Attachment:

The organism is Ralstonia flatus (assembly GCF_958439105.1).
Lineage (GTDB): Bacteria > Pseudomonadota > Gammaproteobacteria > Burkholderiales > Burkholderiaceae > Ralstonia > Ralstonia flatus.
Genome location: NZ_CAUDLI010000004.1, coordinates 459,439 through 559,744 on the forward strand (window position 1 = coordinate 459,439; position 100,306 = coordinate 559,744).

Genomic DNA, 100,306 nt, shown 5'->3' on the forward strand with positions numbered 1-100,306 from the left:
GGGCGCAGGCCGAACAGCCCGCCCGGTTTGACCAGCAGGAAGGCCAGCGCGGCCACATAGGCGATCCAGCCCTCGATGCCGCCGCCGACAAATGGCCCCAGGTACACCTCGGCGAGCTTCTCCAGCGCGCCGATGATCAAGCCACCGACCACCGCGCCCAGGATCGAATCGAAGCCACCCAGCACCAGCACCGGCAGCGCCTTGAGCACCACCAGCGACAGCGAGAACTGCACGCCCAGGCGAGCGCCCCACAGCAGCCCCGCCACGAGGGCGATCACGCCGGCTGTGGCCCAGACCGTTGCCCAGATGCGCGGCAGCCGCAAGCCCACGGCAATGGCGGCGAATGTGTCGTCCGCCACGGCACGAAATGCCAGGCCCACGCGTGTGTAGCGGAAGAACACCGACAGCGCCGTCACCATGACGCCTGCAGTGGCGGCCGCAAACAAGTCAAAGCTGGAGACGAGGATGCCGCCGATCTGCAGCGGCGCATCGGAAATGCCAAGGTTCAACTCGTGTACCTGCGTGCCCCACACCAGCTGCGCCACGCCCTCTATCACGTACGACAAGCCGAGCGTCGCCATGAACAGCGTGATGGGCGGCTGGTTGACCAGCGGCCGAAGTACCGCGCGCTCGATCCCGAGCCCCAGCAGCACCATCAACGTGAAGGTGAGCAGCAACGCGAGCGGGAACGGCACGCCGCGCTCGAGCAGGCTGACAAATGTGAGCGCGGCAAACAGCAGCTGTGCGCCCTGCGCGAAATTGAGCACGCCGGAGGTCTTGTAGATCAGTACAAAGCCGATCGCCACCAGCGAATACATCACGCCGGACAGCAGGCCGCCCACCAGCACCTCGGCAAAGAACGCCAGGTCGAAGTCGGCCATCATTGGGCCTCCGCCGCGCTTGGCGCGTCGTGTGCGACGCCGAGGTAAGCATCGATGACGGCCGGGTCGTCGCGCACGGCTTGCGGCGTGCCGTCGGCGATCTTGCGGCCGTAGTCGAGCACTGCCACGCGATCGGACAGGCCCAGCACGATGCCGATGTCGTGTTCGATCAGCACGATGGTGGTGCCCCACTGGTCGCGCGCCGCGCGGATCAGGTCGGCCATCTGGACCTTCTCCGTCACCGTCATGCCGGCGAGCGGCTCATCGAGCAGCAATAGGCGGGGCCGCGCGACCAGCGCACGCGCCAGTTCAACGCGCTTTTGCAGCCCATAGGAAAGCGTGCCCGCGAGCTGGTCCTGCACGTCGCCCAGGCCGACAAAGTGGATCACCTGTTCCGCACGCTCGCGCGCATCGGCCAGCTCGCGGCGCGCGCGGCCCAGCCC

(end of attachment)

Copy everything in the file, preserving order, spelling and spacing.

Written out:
The organism is Ralstonia flatus (assembly GCF_958439105.1).
Lineage (GTDB): Bacteria > Pseudomonadota > Gammaproteobacteria > Burkholderiales > Burkholderiaceae > Ralstonia > Ralstonia flatus.
Genome location: NZ_CAUDLI010000004.1, coordinates 459,439 through 559,744 on the forward strand (window position 1 = coordinate 459,439; position 100,306 = coordinate 559,744).

Genomic DNA, 100,306 nt, shown 5'->3' on the forward strand with positions numbered 1-100,306 from the left:
GGGCGCAGGCCGAACAGCCCGCCCGGTTTGACCAGCAGGAAGGCCAGCGCGGCCACATAGGCGATCCAGCCCTCGATGCCGCCGCCGACAAATGGCCCCAGGTACACCTCGGCGAGCTTCTCCAGCGCGCCGATGATCAAGCCACCGACCACCGCGCCCAGGATCGAATCGAAGCCACCCAGCACCAGCACCGGCAGCGCCTTGAGCACCACCAGCGACAGCGAGAACTGCACGCCCAGGCGAGCGCCCCACAGCAGCCCCGCCACGAGGGCGATCACGCCGGCTGTGGCCCAGACCGTTGCCCAGATGCGCGGCAGCCGCAAGCCCACGGCAATGGCGGCGAATGTGTCGTCCGCCACGGCACGAAATGCCAGGCCCACGCGTGTGTAGCGGAAGAACACCGACAGCGCCGTCACCATGACGCCTGCAGTGGCGGCCGCAAACAAGTCAAAGCTGGAGACGAGGATGCCGCCGATCTGCAGCGGCGCATCGGAAATGCCAAGGTTCAACTCGTGTACCTGCGTGCCCCACACCAGCTGCGCCACGCCCTCTATCACGTACGACAAGCCGAGCGTCGCCATGAACAGCGTGATGGGCGGCTGGTTGACCAGCGGCCGAAGTACCGCGCGCTCGATCCCGAGCCCCAGCAGCACCATCAACGTGAAGGTGAGCAGCAACGCGAGCGGGAACGGCACGCCGCGCTCGAGCAGGCTGACAAATGTGAGCGCGGCAAACAGCAGCTGTGCGCCCTGCGCGAAATTGAGCACGCCGGAGGTCTTGTAGATCAGTACAAAGCCGATCGCCACCAGCGAATACATCACGCCGGACAGCAGGCCGCCCACCAGCACCTCGGCAAAGAACGCCAGGTCGAAGTCGGCCATCATTGGGCCTCCGCCGCGCTTGGCGCGTCGTGTGCGACGCCGAGGTAAGCATCGATGACGGCCGGGTCGTCGCGCACGGCTTGCGGCGTGCCGTCGGCGATCTTGCGGCCGTAGTCGAGCACTGCCACGCGATCGGACAGGCCCAGCACGATGCCGATGTCGTGTTCGATCAGCACGATGGTGGTGCCCCACTGGTCGCGCGCCGCGCGGATCAGGTCGGCCATCTGGACCTTCTCCGTCACCGTCATGCCGGCGAGCGGCTCATCGAGCAGCAATAGGCGGGGCCGCGCGACCAGCGCACGCGCCAGTTCAACGCGCTTTTGCAGCCCATAGGAAAGCGTGCCCGCGAGCTGGTCCTGCACGTCGCCCAGGCCGACAAAGTGGATCACCTGTTCCGCACGCTCGCGCGCATCGGCCAGCTCGCGGCGCGCGCGGCCCAGCCC